Examples include hard-seeded forms of French serradella or yellow serradella where large amounts of podded seed can be easily produced on-farm with conventional multi-crop machinery. This seed can have less than 10% germination unless the surrounding pod is removed and the seed coat scarified. To avoid these extra processing steps, dormant podded seed can be “Twin sown” with a crop in autumn and during the following summer and autumn (under the crop stubble), the hard-seed of the legume will gradually breakdown and become able to germinate with rains over late autumn and winter (Loi et al. 2008). Another technique “Summer sowing” involves the dormant podded seed being sown (drilled) soon after the crop has been harvested (early summer). The seed coat breaks down over summer and becomes germinable at the break of the season ensuring a similar regeneration to Twin sowing. This paper reports on Summer sowing establishment technique and compares it to conventional sowing where scarified seed is drill sown after the break of the season into a paddock sprayed previously with a knockdown herbicide to control weeds.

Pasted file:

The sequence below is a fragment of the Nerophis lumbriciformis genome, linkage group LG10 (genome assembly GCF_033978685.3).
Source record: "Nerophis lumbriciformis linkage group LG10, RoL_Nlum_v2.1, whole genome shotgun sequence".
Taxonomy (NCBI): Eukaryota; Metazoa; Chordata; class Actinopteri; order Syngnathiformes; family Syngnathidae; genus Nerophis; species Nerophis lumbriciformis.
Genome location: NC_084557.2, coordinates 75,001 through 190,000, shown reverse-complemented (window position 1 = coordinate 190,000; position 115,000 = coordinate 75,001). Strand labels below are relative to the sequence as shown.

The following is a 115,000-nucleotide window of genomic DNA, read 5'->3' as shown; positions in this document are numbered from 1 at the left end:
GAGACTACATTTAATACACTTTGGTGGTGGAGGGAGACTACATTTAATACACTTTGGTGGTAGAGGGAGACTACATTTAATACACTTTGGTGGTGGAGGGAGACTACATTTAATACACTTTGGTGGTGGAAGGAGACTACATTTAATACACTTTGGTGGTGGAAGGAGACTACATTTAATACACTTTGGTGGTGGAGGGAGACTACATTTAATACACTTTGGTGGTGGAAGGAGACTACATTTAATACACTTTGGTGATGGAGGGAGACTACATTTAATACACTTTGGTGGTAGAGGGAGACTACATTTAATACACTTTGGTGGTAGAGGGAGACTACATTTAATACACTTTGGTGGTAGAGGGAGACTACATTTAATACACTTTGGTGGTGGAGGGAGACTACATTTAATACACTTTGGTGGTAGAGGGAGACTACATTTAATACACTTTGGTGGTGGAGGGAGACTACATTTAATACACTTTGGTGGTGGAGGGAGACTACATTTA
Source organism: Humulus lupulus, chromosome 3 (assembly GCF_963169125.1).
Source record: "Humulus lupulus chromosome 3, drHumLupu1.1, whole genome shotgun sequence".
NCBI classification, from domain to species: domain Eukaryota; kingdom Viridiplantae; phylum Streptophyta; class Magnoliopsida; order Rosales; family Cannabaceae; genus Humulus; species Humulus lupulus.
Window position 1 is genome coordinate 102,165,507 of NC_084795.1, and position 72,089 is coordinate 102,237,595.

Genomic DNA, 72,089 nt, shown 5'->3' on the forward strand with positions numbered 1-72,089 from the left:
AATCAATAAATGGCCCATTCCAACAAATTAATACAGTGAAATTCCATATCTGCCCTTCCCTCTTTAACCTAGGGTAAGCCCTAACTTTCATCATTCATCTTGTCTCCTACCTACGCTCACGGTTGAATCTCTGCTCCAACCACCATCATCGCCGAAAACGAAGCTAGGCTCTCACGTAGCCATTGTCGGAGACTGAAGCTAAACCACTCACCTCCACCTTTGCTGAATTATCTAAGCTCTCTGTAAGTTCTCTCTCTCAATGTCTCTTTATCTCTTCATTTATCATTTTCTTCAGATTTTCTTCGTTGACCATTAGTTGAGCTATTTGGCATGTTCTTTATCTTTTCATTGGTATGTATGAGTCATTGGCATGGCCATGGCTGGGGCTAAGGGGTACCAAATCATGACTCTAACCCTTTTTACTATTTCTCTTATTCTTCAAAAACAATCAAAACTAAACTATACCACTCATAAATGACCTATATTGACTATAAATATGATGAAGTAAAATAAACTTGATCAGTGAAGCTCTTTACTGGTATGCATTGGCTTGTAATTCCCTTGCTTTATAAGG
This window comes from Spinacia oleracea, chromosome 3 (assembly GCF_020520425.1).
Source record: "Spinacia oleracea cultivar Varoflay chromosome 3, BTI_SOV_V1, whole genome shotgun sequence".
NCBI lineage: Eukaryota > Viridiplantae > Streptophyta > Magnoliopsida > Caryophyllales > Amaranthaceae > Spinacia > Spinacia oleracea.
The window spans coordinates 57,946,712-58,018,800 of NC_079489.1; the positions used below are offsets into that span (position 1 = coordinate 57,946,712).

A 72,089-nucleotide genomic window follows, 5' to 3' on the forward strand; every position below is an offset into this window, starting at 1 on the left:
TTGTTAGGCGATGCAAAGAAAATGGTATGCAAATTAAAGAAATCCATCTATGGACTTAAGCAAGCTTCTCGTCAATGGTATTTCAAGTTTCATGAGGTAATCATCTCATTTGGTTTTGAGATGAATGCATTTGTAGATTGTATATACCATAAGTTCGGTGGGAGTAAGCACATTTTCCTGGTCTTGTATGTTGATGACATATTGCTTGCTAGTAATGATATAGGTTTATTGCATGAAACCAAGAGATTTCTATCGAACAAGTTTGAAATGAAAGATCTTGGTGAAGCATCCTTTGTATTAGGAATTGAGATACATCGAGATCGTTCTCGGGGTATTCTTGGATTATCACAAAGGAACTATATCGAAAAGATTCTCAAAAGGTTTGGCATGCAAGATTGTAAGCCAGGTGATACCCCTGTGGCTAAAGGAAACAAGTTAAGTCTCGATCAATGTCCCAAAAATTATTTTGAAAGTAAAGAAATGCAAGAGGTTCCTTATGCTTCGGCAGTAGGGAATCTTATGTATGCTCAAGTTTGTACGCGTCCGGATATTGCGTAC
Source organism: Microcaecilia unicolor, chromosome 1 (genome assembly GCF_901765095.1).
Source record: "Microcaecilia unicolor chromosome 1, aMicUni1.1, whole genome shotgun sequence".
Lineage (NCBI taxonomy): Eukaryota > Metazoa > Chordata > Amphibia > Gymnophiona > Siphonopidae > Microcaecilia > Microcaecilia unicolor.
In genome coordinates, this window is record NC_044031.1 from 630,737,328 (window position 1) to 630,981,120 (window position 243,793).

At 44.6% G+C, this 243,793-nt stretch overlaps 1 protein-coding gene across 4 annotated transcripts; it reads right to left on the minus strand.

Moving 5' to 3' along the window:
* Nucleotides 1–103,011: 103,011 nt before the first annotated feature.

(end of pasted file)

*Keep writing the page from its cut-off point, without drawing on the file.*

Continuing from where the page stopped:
Methods